Three young boys up the lane are selling their eggs, and arrive on their bikes in a flurry of gravel to deliver them. It's a charming event because they are rightfully proud of the dozen eggs they've collected, and glad to collect their pounds sterling (the eldest is the banker). The youngest usually has a story bubbling between two missing front teeth, but he never quite finishes as he races to catch up to his two longer-legged brothers, heading toward their next adventure.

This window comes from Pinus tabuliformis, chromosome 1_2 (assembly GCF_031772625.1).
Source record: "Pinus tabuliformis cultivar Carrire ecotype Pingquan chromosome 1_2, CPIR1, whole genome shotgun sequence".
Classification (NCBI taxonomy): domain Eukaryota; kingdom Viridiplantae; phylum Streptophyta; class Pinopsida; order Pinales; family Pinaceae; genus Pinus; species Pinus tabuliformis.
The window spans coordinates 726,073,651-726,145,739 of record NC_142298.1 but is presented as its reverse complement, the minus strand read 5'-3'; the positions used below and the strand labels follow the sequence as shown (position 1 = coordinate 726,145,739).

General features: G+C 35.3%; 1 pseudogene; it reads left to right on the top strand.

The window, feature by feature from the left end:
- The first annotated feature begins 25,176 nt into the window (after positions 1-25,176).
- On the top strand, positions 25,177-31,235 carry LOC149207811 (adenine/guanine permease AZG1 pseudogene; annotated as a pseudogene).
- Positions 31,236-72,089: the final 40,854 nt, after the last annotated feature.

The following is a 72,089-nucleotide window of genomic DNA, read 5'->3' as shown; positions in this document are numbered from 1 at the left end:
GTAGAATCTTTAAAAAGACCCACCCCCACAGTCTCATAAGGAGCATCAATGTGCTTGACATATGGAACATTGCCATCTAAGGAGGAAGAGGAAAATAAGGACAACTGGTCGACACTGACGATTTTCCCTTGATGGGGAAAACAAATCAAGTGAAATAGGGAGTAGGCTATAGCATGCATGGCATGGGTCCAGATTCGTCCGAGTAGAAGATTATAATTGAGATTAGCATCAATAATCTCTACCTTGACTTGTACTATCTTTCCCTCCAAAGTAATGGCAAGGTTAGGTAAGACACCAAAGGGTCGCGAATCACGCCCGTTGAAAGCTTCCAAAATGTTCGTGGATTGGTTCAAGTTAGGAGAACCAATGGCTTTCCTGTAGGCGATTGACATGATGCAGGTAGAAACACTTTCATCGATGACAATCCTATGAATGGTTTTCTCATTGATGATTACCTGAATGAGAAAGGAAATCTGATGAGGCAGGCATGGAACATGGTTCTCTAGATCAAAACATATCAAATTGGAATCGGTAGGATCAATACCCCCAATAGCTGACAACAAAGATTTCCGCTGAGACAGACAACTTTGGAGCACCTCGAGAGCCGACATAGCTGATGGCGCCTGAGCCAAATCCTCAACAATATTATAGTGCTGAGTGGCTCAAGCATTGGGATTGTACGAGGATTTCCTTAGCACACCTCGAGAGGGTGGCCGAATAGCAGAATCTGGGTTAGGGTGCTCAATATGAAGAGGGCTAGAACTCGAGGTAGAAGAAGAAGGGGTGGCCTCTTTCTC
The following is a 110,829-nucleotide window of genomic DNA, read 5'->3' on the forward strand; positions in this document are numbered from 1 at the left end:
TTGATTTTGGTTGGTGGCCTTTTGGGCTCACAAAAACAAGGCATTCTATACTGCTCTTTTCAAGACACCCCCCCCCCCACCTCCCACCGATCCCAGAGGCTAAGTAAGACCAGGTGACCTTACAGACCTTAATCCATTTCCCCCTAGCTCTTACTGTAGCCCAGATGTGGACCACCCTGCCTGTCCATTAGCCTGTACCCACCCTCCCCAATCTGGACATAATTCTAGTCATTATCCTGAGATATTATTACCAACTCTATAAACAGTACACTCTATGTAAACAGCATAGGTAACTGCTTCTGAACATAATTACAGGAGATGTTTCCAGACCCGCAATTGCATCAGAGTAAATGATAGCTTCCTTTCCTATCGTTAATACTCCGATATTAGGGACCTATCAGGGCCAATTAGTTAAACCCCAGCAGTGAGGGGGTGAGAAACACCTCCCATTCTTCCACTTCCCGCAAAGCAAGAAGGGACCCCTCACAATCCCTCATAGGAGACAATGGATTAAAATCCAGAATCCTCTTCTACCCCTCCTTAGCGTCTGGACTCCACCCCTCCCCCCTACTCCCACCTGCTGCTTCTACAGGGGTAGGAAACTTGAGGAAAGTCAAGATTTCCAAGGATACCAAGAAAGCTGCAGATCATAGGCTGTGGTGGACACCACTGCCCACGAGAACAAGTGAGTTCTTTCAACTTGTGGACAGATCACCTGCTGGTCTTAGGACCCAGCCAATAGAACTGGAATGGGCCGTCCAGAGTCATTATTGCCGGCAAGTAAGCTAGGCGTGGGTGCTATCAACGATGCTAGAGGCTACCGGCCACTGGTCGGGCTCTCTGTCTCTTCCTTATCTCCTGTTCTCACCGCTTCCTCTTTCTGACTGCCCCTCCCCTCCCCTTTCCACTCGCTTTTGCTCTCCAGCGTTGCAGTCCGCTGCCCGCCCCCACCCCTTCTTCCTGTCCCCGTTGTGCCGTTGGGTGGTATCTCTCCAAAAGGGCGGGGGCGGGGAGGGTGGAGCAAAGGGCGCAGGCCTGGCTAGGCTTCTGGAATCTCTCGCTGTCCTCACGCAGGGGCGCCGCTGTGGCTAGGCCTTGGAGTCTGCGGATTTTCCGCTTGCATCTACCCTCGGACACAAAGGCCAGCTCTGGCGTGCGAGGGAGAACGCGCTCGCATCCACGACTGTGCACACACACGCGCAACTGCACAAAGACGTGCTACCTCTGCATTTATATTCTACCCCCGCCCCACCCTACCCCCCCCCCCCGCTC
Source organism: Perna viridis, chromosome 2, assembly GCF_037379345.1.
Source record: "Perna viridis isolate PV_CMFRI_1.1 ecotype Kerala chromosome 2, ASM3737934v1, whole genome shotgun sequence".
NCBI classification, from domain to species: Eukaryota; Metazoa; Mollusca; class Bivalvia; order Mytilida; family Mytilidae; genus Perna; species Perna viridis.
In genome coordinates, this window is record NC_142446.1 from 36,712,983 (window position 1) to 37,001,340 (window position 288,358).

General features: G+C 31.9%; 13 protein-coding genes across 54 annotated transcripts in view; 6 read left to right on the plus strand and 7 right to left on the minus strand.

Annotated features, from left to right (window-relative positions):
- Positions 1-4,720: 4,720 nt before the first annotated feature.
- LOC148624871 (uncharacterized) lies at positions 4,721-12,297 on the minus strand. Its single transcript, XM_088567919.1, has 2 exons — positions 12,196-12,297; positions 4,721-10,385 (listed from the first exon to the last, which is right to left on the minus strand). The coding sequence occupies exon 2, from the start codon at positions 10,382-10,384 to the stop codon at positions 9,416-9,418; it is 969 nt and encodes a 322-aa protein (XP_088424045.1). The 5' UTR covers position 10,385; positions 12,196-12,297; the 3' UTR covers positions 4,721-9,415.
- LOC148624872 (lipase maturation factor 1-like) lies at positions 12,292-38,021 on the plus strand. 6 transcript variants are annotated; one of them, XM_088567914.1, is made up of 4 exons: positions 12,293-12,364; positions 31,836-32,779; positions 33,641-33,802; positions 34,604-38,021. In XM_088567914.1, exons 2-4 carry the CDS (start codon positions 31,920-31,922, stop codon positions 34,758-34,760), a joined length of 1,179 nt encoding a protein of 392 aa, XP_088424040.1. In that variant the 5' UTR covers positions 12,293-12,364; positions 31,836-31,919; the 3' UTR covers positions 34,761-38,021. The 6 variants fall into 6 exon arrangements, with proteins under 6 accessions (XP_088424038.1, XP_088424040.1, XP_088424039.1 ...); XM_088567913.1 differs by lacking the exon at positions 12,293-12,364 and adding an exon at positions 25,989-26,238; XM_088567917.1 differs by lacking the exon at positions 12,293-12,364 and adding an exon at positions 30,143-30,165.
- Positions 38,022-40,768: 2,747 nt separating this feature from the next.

George Orwell liked to collect eggs, too, but mainly because he and his wife did not have much else to eat. He doesn't complain about that, but he leaves a record of the natural things he saw and delighted in and 'a visceral portrait of London during World War II' in his diaries, which have just been published.
Some of his diaries are missing. Those stolen from him in Spain may be in a KGB vault in Moscow, which was a malign agent during Spain's Civil War.